December 2014 – Chartreuse Haze

The next fly in the haze series is a pattern I call the Chartreuse Haze. I have had success catching fish with flies that are tied with a chartreuse body, mostly caddis and attractor flies. So I figured if it works with caddis and attractors why not tie it as

November 2014 – Pink Haze

Back in April 2010 the FOM was the Purple Haze. The pattern illustrated was different than the original version created by Andy Carlson, the major difference was the use of purple dubbing for the body and a Krystal flash rib. The pattern worked well on the Lacky and other local

October 2014 – Purple Adams

With purple flies being used with great success by fly fishermen from the East to the West, why not combine two of the best fish catching designs into one pattern. The purple Adams uses the same features of a traditional Adams but with a purple body. Hook – Dry Fly

September 2014 – Coachman Clacka Caddis

Walter Wiese of Park’s Fly Shop in Gardiner, MT developed this fly out of need. The Coachman Trude had always been their top fly when drifting the Yellowstone River. One year they faced a shortage of these time consuming to tie flies and had to come up with a substitute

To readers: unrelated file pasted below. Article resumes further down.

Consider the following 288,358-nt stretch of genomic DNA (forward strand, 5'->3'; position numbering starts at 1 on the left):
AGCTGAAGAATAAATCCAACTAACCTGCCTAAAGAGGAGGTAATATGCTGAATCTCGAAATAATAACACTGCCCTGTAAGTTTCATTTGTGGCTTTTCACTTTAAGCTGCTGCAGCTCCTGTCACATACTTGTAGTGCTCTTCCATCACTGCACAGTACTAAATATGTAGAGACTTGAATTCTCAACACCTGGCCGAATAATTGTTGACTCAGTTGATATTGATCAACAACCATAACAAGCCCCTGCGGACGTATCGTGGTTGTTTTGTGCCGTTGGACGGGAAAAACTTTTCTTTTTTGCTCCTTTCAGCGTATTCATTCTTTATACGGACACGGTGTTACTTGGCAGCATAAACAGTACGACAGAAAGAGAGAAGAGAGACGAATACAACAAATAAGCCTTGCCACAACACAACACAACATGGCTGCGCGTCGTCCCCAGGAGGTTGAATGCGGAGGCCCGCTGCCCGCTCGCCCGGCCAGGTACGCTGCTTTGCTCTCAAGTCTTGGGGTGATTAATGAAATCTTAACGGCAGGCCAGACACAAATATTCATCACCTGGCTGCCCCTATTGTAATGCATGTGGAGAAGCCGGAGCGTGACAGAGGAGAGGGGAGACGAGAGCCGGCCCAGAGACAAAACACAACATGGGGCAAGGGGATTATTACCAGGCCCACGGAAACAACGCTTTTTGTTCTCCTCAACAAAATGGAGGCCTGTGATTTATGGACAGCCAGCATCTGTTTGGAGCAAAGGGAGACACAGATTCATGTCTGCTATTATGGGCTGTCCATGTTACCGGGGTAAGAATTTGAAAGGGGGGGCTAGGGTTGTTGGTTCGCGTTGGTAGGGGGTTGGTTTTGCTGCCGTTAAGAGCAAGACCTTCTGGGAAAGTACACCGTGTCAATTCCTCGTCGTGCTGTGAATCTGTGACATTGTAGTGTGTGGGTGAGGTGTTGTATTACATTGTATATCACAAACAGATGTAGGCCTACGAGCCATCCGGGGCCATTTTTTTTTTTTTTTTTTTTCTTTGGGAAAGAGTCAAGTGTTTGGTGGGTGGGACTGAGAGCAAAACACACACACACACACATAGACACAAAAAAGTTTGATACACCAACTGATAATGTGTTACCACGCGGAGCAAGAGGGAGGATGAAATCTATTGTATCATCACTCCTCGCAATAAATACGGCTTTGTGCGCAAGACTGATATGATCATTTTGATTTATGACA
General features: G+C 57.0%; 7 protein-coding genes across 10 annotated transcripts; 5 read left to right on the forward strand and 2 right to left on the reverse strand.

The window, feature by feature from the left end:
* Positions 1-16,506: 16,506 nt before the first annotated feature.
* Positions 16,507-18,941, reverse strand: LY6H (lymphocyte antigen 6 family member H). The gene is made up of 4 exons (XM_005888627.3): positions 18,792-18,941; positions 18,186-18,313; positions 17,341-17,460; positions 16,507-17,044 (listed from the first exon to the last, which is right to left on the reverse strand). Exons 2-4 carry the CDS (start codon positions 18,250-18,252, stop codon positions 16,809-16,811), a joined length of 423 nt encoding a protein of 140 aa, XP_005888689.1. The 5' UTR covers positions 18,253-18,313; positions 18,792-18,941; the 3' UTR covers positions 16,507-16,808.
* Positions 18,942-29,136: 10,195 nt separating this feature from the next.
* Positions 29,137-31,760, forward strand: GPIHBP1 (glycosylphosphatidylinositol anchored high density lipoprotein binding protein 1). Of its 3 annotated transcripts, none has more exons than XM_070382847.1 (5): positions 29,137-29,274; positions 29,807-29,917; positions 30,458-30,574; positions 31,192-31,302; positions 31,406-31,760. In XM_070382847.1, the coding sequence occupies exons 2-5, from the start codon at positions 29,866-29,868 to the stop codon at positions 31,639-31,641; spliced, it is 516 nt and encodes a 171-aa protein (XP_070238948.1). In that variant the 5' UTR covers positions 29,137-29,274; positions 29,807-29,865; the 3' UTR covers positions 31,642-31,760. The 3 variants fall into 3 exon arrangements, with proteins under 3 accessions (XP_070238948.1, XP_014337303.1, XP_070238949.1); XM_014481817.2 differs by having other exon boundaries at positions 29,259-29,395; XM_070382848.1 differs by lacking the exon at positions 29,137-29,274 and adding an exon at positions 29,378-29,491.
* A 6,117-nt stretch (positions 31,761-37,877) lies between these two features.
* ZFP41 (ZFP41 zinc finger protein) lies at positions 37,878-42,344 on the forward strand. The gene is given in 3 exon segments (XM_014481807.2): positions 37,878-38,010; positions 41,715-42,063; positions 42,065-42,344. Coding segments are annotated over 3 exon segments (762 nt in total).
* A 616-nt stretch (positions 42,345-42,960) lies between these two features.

August 2014 – SLS

The northeast corner of Yellowstone Park has abundance of light colored mayflies that hatch throughout the summer and early autumn. In order to cover these various hatches with just one pattern the tyers at Blue Ribbon Flies developed the SLS. Although it was originated for the Slough, Lamar, Soda Butte

July 2014 – Synthetic Double Wing

Walter Wiese is head guide at Park’s Fly Shop in Gardiner, MT located on the Yellowstone River at the North entrance of Yellowstone Park. As such Walter has the opportunity to use many patterns over the course of the fishing season. He began to find success with Gary Lafontaine’s Double

June 2014 – Sparkle Dun

Tying mayfly imitations with a trailing shuck has proven to be highly productive for taking trout. One of the easiest to tie and certainly most effective is the Sparkle Dun. This pattern was developed over twenty five years ago at Blue Ribbon Flies in West Yellowstone MT. This fly is

May 2014 – Pheasant Tail Parachute

This fly is useful as a general searching pattern, an imitation of dark colored duns and also during spinner falls. The original called for pheasant tail fibers to be wound on as a body. Since the advent of zelon or antron based dubbings in pheasant tail color, replacing the fibers

April 2014 – Paul’s Para-Possum

This fly was shown to me by PWTU member Paul Grathwohl. Paul has had good success using this pattern for light colored mayflies on the Lackawaxen; particularly when the Grey Fox is on the water. When tying build up the underbody with yellow then dub a thin rough overbody. This

March 2014 – Mike’s Emerger

This fly was shown to me quite a few years ago by friend and PWTU member Mike Hedgedus. He developed it to meet the often frustrating fishing encountered during caddis emergences. This easy to tie pattern has proved successful for me and has become a permanent addition to my fly